THE nervous wait for news is finally over.
Whether it's delivered by the traditional flop of envelope on doormat or the electronic beep of an incoming text, some 151,000 young people will today receive their exam results.
For most the experience will be a happy one. Pass rates have increased across the board, the Scottish Qualification Authority's figures show, from Standard Grades (up to a hard-to-fail 98.9% in their final year before being replaced) to Highers (up to 77.4%) and Advanced Highers (up to 82.1%).
So first the congratulations. To those who sweated and swotted, planned their revision or crammed in a panic, well done. And three cheers, too, for the teachers who instructed, inspired and ultimately prepared their charges for a record-breaking performance in the exam hall. Their achievements, the huge number of individual successes today, are to be celebrated.
That doesn't mean, however, we should ignore the questions the exam results pose about the state of Scottish education.
Today's stellar pass rates follow a pattern of steady improvement stretching back to the introduction of the present system 20 years ago and inevitably lead to claims of "dumbing down".
It's a familiar argument which pits, on the one hand, a picture of increasingly motivated students and ever more skilful teaching against, on the other, a story of convenient grade inflation masking worrying gaps in youngsters' basic knowledge. Each year the rising pass rates are seized upon as evidence of both but in truth they can prove or disprove neither, reflecting as they do the SQA's own judgment of how exams vary in difficulty from year to year. Each year - unsurprisingly - the argument ends in stalemate, a source of frustration for those who believe in the efforts of students and teachers, and of suspicion for those who cannot believe in the constantly improving results. Perhaps it is time for a different debate. Perhaps we need to ask more searching questions about our exams. In his analysis of this year's exam results Professor Brian Boyd, the Strathclyde University educationalist, suggests a fundamental reassessment is required. Do our exams measure the goals of the new Curriculum for Excellence? Standard Grades are being replaced by Nationals as part of the CfE revolution next year, but will the new tests really reveal what progress a student has made towards becoming a "confident individual", an "effective contributor" or a "responsible citizen," as the curriculum promises? Is the overwhelming emphasis on traditional academic exams and their requirement for memorised historical dates, irregular verbs or mathematical techniques misplaced? Could we, as Mr Boyd puts it, put our faith in "less testing and more teaching" as part of the move to a broader, more balanced classroom experience?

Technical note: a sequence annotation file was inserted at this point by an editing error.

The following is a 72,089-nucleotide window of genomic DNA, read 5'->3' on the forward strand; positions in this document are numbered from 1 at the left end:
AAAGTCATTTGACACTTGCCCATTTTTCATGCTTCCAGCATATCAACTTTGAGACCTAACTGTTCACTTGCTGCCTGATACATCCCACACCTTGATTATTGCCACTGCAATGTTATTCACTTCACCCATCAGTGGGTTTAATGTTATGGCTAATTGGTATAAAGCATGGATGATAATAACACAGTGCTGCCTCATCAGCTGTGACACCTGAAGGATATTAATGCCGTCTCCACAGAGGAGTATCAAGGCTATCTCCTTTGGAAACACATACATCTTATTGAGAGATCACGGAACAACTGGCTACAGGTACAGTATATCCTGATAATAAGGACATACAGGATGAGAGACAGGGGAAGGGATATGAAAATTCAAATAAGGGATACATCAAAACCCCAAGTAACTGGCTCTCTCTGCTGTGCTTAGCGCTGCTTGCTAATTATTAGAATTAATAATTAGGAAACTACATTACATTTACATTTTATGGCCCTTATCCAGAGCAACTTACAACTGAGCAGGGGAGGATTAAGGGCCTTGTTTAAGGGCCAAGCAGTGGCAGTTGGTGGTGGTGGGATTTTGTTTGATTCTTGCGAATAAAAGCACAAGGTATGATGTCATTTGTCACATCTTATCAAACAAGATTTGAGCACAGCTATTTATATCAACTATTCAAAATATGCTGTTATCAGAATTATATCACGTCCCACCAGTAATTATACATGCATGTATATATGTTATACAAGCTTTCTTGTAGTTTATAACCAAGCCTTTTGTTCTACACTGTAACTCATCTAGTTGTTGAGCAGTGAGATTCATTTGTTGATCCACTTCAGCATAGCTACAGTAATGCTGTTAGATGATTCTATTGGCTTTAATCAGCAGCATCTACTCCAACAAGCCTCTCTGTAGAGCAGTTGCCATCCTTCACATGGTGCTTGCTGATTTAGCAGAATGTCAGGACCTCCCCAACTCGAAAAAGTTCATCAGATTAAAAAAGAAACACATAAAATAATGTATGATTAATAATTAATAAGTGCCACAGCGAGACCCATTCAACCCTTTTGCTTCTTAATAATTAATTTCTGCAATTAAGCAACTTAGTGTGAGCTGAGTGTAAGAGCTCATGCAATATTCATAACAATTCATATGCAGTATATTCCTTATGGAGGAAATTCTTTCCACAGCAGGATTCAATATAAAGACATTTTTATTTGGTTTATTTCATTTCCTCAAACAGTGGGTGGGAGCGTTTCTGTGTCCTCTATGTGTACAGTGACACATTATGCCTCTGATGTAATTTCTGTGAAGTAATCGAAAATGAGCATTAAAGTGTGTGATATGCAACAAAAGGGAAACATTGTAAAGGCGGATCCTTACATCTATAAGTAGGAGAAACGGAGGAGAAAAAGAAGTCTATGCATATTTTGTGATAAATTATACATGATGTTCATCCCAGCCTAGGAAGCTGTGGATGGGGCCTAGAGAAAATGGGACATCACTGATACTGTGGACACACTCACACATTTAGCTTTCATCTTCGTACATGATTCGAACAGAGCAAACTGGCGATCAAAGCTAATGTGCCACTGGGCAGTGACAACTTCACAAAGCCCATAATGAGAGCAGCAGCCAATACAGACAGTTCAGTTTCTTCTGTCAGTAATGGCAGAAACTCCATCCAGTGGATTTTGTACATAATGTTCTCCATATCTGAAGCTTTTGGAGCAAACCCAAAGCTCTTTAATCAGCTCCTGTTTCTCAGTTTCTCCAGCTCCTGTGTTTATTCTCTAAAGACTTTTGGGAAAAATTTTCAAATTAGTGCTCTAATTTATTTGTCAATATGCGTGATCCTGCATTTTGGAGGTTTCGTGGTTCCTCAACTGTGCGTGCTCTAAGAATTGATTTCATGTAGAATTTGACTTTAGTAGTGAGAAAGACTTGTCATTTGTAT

Thankfully we do not have to come up with an answer after three hours of scribbling at a desk in a stuffy school gym. But think about it we should. The drive to raise standards is paramount, whether annual exam pass rates are a reliable guide or not.